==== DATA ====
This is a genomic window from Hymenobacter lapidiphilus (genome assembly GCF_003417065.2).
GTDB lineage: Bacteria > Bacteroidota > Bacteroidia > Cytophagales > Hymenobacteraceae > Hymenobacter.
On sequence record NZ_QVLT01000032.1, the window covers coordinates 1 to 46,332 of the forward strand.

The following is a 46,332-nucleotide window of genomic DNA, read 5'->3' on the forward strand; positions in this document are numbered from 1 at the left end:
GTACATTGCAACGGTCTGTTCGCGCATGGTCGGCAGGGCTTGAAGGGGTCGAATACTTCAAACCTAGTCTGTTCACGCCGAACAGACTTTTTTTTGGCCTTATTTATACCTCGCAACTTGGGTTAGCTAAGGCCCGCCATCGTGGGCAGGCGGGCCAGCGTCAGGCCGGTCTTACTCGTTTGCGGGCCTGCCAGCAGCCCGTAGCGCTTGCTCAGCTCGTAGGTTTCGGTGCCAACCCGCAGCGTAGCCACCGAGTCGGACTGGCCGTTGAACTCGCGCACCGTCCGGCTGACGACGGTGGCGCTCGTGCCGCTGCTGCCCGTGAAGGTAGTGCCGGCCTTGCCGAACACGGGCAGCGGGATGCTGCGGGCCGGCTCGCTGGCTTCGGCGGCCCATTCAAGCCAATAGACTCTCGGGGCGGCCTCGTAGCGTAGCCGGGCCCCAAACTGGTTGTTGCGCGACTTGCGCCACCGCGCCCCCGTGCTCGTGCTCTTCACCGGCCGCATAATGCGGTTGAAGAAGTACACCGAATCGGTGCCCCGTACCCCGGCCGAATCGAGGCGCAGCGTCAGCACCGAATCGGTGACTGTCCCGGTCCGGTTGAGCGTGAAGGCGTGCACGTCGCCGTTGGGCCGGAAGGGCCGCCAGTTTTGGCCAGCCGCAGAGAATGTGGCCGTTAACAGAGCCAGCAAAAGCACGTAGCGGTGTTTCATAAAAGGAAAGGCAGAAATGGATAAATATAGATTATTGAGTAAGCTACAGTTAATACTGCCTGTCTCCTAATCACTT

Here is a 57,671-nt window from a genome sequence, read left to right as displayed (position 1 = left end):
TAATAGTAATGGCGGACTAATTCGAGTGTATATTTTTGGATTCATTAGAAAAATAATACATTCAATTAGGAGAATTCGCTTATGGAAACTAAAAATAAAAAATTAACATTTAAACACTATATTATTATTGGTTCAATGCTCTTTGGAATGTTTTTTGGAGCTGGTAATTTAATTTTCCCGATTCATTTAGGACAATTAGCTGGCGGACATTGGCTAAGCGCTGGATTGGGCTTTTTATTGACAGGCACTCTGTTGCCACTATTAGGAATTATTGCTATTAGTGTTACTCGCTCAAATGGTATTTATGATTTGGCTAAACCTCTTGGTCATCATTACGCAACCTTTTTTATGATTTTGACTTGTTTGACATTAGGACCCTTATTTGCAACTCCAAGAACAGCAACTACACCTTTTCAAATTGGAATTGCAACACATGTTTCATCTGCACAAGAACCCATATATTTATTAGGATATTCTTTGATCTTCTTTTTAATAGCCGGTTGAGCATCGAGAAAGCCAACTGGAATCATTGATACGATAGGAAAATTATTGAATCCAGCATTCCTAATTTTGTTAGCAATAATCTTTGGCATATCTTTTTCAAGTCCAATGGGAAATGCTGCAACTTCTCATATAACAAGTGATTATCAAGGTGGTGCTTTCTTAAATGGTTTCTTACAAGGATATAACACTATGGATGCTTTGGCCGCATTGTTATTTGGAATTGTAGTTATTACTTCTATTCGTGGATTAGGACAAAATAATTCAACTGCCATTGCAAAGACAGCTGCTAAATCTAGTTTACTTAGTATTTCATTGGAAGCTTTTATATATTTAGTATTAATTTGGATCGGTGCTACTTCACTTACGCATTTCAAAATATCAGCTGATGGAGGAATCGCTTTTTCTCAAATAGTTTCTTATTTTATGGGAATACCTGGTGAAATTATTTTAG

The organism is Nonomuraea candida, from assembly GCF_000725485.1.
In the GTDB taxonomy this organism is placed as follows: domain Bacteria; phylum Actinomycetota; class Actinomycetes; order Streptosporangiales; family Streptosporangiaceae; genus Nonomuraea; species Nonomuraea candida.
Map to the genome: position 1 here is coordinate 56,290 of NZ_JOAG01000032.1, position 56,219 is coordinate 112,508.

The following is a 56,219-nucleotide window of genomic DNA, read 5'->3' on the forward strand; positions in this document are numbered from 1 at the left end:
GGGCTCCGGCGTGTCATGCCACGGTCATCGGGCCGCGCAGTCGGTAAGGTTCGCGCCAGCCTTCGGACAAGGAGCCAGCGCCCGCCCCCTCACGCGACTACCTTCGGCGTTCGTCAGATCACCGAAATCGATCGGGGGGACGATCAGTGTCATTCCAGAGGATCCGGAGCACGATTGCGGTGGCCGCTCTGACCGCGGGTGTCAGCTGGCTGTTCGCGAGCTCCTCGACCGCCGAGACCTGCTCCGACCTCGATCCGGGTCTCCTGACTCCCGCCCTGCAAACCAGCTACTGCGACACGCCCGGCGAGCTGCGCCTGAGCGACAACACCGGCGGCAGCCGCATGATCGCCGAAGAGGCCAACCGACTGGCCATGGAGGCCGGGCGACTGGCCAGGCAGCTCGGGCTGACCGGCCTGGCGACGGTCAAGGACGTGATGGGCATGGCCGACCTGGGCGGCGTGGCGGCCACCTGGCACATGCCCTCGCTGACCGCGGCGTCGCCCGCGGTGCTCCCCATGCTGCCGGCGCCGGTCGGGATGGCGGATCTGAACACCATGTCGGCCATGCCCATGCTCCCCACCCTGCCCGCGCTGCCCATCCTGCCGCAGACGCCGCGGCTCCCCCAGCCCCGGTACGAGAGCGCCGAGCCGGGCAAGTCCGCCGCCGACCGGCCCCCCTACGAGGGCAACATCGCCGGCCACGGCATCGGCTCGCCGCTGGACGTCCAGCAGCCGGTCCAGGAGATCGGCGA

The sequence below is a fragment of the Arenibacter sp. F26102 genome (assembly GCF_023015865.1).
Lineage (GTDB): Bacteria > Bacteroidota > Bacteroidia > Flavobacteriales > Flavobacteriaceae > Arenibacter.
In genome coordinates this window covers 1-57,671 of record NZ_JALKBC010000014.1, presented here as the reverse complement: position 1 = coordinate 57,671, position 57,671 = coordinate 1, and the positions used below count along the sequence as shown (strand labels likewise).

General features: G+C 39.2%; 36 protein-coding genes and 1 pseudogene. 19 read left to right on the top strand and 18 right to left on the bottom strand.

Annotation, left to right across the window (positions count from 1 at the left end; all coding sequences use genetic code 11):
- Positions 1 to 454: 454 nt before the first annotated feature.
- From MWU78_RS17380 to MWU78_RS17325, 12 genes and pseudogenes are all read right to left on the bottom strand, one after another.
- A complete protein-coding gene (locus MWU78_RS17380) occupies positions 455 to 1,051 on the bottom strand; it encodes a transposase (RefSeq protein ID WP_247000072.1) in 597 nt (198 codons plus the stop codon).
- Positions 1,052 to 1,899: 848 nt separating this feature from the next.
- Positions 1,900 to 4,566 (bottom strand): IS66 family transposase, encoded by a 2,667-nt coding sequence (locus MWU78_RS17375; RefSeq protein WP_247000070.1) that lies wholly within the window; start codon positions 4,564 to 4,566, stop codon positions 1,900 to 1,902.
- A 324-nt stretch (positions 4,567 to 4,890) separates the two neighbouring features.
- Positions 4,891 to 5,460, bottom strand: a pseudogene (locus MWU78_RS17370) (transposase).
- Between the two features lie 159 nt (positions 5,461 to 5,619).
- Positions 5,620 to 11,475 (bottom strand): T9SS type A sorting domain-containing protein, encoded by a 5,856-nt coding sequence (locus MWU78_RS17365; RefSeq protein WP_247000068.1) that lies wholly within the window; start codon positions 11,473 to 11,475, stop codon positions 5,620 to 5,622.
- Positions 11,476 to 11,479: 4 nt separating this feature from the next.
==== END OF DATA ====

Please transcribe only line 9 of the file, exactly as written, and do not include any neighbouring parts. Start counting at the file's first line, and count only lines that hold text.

In the GTDB taxonomy this organism is placed as follows: domain Bacteria; phylum Actinomycetota; class Actinomycetes; order Streptosporangiales; family Streptosporangiaceae; genus Nonomuraea; species Nonomuraea candida.